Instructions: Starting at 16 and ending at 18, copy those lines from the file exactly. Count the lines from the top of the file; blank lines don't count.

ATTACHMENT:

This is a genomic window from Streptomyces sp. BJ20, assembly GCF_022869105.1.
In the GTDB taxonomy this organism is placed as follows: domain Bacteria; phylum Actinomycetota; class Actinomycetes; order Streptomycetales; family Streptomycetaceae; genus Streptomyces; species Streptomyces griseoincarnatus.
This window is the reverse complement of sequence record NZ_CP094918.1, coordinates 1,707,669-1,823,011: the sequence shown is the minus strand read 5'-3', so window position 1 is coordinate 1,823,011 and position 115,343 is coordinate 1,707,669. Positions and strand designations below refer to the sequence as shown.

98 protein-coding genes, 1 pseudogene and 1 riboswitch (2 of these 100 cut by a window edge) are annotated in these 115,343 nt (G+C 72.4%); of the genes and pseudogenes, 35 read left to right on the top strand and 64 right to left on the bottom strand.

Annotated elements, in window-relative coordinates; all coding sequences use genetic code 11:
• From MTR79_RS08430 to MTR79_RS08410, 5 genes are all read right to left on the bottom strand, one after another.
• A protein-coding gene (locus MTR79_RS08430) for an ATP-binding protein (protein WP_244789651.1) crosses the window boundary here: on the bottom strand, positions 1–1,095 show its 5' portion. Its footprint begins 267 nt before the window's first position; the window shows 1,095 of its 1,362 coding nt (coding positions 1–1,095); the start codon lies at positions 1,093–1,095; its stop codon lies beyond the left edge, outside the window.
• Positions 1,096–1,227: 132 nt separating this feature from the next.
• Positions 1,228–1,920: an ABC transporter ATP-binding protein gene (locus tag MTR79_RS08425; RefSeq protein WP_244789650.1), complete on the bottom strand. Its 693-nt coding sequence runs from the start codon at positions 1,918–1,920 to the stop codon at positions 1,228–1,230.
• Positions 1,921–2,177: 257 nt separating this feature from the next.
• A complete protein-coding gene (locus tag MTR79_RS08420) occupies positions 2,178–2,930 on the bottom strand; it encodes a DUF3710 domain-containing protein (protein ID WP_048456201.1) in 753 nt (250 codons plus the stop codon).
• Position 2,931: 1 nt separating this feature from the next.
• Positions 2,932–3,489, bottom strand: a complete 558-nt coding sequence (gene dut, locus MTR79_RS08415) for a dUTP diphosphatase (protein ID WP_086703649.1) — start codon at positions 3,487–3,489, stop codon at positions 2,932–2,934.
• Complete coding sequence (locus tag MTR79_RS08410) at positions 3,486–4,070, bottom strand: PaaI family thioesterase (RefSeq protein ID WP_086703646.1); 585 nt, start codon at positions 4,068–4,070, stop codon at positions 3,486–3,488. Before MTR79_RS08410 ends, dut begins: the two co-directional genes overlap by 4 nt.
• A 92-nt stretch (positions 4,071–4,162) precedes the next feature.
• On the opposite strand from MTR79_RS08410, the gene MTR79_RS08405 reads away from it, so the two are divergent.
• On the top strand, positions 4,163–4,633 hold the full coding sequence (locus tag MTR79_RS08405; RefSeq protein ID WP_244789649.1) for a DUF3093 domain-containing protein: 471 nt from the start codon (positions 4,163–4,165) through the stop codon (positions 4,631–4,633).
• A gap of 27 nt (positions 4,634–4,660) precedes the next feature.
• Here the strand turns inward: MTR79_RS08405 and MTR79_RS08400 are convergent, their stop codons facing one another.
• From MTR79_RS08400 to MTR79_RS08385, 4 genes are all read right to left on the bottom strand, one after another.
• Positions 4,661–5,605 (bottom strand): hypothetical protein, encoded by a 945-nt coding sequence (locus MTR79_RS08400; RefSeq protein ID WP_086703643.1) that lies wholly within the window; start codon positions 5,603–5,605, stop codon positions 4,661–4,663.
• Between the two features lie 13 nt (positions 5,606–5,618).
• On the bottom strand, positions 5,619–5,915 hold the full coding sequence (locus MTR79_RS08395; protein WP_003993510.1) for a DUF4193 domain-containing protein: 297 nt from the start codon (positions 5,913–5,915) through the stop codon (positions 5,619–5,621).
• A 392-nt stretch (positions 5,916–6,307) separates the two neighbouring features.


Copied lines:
• On the opposite strand from MTR79_RS08410, the gene MTR79_RS08405 reads away from it, so the two are divergent.
• On the top strand, positions 4,163–4,633 hold the full coding sequence (locus tag MTR79_RS08405; RefSeq protein ID WP_244789649.1) for a DUF3093 domain-containing protein: 471 nt from the start codon (positions 4,163–4,165) through the stop codon (positions 4,631–4,633).
• A gap of 27 nt (positions 4,634–4,660) precedes the next feature.